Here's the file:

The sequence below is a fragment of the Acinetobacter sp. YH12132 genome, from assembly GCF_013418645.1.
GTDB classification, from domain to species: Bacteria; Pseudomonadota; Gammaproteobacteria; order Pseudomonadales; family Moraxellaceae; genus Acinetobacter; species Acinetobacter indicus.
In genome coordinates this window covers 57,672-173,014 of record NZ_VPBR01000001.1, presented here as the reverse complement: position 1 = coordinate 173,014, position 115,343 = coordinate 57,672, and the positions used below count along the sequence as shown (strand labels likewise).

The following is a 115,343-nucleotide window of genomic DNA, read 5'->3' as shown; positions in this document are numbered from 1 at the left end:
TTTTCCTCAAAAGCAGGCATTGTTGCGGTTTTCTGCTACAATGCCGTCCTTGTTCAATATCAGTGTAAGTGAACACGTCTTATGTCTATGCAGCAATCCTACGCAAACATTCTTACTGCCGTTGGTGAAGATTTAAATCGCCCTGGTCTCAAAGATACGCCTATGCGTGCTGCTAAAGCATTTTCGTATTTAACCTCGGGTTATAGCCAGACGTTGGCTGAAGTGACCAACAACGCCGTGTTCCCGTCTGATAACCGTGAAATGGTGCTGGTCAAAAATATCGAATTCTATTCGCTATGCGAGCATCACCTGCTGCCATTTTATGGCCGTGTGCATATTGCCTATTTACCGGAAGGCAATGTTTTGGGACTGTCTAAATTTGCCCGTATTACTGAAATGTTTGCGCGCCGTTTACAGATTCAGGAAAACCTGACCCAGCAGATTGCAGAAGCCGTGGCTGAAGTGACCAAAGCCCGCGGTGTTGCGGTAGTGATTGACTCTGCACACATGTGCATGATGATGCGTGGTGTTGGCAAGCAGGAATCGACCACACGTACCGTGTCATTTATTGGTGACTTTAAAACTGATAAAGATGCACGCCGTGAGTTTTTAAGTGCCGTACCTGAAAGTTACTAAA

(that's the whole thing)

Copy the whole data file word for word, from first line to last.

The sequence below is a fragment of the Acinetobacter sp. YH12132 genome, from assembly GCF_013418645.1.
GTDB classification, from domain to species: Bacteria; Pseudomonadota; Gammaproteobacteria; order Pseudomonadales; family Moraxellaceae; genus Acinetobacter; species Acinetobacter indicus.
In genome coordinates this window covers 57,672-173,014 of record NZ_VPBR01000001.1, presented here as the reverse complement: position 1 = coordinate 173,014, position 115,343 = coordinate 57,672, and the positions used below count along the sequence as shown (strand labels likewise).

The following is a 115,343-nucleotide window of genomic DNA, read 5'->3' as shown; positions in this document are numbered from 1 at the left end:
TTTTCCTCAAAAGCAGGCATTGTTGCGGTTTTCTGCTACAATGCCGTCCTTGTTCAATATCAGTGTAAGTGAACACGTCTTATGTCTATGCAGCAATCCTACGCAAACATTCTTACTGCCGTTGGTGAAGATTTAAATCGCCCTGGTCTCAAAGATACGCCTATGCGTGCTGCTAAAGCATTTTCGTATTTAACCTCGGGTTATAGCCAGACGTTGGCTGAAGTGACCAACAACGCCGTGTTCCCGTCTGATAACCGTGAAATGGTGCTGGTCAAAAATATCGAATTCTATTCGCTATGCGAGCATCACCTGCTGCCATTTTATGGCCGTGTGCATATTGCCTATTTACCGGAAGGCAATGTTTTGGGACTGTCTAAATTTGCCCGTATTACTGAAATGTTTGCGCGCCGTTTACAGATTCAGGAAAACCTGACCCAGCAGATTGCAGAAGCCGTGGCTGAAGTGACCAAAGCCCGCGGTGTTGCGGTAGTGATTGACTCTGCACACATGTGCATGATGATGCGTGGTGTTGGCAAGCAGGAATCGACCACACGTACCGTGTCATTTATTGGTGACTTTAAAACTGATAAAGATGCACGCCGTGAGTTTTTAAGTGCCGTACCTGAAAGTTACTAAA